Father’s electrocution: ‘an accident’ inquest decides

Alfred Shaun Matthews was electrocuted when the grab arm of his lorry came into contact with overhead power lines on July 18, 2015. Photo by Chris Shimwell.
Alfred Shaun Matthews was electrocuted when the grab arm of his lorry came into contact with overhead power lines on July 18, 2015. Photo by Chris Shimwell.

A father who was electrocuted in front of his young son died ‘as a result of an accident’, an inquest concluded today.

Alfie Shaun Matthews, 39, of Priors Leaze Lane, Hambrook, was ‘blown away’ from his truck when the grab arm he was operating touched overhead power cables on July 18 2015, the inquest in Horsham heard.

His son, who was six at the time, was present but not injured in the incident at Pond Farm in East Ashling, where Mr Matthews had been buying hay.

The hydraulic cables of the grab arm came into contact with power lines carrying 11,000 volts as Mr Matthews moved it to make space for the hay, the court heard.

Eyewitness Craig Richardson described a ‘bang’ and a ‘flash of flame’ from the wheels of Mr Matthews’ truck, before seeing him ‘staggering away’ from the vehicle.

On hearing the explosion, witness Pitre Scutt, who was loading hay, rushed to his aid. He told the court: “I spun round, we all spun round and looked with amazement at what going on. I saw him being blown away from the vehicle.”

An ex-retained firefighter, Mr Scutt explained how he dragged Mr Matthews away from the live truck and started CPR while holding him in his arms.

Landowner Dennis Bulbeck told the court he ran to the road to assist the arrival of emergency services.

Resuscitation attempts were continued by paramedics and other medical staff at Queen Alexandra Hospital in Portsmouth, but Mr Matthews did not regain a pulse and was pronounced dead at 11.22am.

Health and Safety Executive inspector Michelle Canning told the court that signage at the site warning visitors about the power lines had been in an ‘incorrect location’.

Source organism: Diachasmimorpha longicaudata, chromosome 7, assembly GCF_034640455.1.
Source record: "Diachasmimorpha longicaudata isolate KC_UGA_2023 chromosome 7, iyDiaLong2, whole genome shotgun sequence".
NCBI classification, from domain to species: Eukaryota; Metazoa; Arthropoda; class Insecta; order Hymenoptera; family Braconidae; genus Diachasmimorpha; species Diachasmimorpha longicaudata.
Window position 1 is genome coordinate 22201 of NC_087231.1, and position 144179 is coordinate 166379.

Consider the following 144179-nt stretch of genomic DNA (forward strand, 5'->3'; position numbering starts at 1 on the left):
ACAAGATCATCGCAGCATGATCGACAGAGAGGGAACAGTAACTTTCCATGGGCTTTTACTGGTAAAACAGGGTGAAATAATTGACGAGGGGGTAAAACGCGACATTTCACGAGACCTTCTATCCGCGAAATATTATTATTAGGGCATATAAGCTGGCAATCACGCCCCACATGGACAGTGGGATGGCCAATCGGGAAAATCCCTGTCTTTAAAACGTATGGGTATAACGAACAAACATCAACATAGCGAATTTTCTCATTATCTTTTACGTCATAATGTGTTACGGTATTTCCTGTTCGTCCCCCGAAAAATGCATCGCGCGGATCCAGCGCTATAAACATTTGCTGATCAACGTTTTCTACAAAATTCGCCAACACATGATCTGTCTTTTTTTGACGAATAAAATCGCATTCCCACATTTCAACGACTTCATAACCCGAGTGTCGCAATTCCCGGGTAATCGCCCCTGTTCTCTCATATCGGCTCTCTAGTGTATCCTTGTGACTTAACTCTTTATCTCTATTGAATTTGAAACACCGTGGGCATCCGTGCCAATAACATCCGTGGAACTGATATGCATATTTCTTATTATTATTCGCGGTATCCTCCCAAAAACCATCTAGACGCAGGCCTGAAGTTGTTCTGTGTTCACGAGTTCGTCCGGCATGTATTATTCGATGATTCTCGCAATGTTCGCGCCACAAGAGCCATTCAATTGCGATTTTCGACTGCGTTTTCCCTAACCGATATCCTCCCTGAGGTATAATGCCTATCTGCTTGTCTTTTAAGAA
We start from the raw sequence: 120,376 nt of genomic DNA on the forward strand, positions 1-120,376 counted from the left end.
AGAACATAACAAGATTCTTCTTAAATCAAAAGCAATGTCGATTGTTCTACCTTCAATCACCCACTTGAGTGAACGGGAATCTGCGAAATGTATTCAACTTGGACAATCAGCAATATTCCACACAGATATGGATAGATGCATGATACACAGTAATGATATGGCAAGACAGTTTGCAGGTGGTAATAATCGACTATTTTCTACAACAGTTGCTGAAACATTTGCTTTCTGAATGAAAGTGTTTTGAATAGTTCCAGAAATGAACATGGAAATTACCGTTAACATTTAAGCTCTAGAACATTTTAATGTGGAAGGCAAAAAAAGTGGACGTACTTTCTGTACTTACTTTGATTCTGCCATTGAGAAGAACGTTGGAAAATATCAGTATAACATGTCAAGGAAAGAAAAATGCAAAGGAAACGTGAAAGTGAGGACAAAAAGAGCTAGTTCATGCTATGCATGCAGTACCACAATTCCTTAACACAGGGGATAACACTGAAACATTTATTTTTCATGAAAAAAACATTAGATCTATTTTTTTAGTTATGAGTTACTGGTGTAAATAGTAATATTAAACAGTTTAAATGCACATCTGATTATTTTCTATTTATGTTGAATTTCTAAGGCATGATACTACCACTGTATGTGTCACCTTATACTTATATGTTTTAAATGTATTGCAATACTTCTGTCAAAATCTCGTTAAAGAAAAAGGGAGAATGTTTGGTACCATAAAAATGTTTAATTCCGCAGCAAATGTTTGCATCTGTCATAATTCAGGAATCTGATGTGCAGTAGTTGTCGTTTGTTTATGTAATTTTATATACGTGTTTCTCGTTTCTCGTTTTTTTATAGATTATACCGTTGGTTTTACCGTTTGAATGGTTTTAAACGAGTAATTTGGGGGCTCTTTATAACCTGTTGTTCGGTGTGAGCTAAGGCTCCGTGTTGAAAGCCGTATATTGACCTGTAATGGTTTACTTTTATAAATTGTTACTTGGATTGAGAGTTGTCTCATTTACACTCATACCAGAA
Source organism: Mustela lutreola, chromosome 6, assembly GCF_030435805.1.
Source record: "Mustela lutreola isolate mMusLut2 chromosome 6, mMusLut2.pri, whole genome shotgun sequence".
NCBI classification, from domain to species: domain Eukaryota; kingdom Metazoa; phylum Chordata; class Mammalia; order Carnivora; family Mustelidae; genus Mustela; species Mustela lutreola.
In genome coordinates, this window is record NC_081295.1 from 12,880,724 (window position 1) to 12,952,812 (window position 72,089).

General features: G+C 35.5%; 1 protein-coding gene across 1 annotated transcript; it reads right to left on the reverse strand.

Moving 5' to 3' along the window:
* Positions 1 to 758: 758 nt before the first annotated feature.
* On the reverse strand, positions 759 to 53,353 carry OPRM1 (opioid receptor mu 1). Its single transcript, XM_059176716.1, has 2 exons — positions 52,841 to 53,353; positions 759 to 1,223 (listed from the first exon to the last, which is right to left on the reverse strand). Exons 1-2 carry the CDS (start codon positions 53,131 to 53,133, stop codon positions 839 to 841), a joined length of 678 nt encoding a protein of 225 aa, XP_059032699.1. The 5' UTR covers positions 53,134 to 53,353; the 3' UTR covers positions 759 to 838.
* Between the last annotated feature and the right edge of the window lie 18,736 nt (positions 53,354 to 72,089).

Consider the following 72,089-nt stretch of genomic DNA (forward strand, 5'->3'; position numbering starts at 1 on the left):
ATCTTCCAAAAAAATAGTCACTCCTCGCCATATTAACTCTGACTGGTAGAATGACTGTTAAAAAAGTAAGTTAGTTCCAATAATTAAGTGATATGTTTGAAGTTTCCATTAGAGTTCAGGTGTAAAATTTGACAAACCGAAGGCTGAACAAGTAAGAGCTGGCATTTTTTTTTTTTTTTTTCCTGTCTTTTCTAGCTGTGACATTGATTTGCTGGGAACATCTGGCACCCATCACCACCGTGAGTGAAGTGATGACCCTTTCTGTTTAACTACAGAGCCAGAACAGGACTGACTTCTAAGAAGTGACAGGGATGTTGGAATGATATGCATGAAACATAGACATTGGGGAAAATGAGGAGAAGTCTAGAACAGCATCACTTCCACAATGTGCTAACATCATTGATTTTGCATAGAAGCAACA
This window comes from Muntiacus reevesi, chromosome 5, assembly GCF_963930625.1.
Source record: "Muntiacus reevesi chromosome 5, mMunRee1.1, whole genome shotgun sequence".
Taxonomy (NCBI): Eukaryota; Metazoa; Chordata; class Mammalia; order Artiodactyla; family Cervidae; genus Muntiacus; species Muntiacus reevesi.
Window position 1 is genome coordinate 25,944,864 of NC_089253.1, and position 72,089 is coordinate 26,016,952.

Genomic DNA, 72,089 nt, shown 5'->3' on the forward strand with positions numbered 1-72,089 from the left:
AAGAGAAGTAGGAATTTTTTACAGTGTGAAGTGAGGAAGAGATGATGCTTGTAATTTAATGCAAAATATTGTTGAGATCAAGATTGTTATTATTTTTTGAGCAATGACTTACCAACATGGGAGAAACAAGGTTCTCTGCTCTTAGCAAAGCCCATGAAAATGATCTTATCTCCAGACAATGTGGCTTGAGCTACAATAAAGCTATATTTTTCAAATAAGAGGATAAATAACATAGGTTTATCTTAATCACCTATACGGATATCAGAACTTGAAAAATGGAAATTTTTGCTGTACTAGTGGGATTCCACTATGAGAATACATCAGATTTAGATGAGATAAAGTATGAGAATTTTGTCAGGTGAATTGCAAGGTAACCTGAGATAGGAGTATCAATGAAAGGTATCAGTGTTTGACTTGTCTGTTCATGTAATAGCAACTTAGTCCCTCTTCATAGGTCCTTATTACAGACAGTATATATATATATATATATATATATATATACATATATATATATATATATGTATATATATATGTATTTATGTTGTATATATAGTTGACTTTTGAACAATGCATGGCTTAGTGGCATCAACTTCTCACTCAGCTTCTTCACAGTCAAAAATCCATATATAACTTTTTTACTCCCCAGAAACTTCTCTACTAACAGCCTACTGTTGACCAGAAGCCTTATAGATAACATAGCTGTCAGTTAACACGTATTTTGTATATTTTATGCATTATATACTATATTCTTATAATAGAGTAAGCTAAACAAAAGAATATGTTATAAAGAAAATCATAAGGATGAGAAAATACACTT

She added that work place directives also specified that no loading or unloading should occur within 10 metres of power cables, but the power lines were just more than three metres from the barn.

SSE representative Ian Crawley told the court that the cable section had been at a statutory height and had since been moved underground.

Around 30 years ago, Mr Bulbeck said he had approached an electricity company to ask for ‘streamers or something’ to be placed on the wires to make them more visible, but nothing had happened.

The court heard Mr Matthews had collected hay for his horses from Mr Bulbeck in the same truck for the last two years and that he normally moved the bucket attachment to make space for the hay.

On that particular day, the type of hay he was collecting was located down the end of the barn closest to the overhead power lines.

The jury came to a narrative conclusion, whereby Mr Matthews died as a result of an accident.

Earlier, the coroner had told the jury that an accident was defined as the unintended consequences of a deliberate act.

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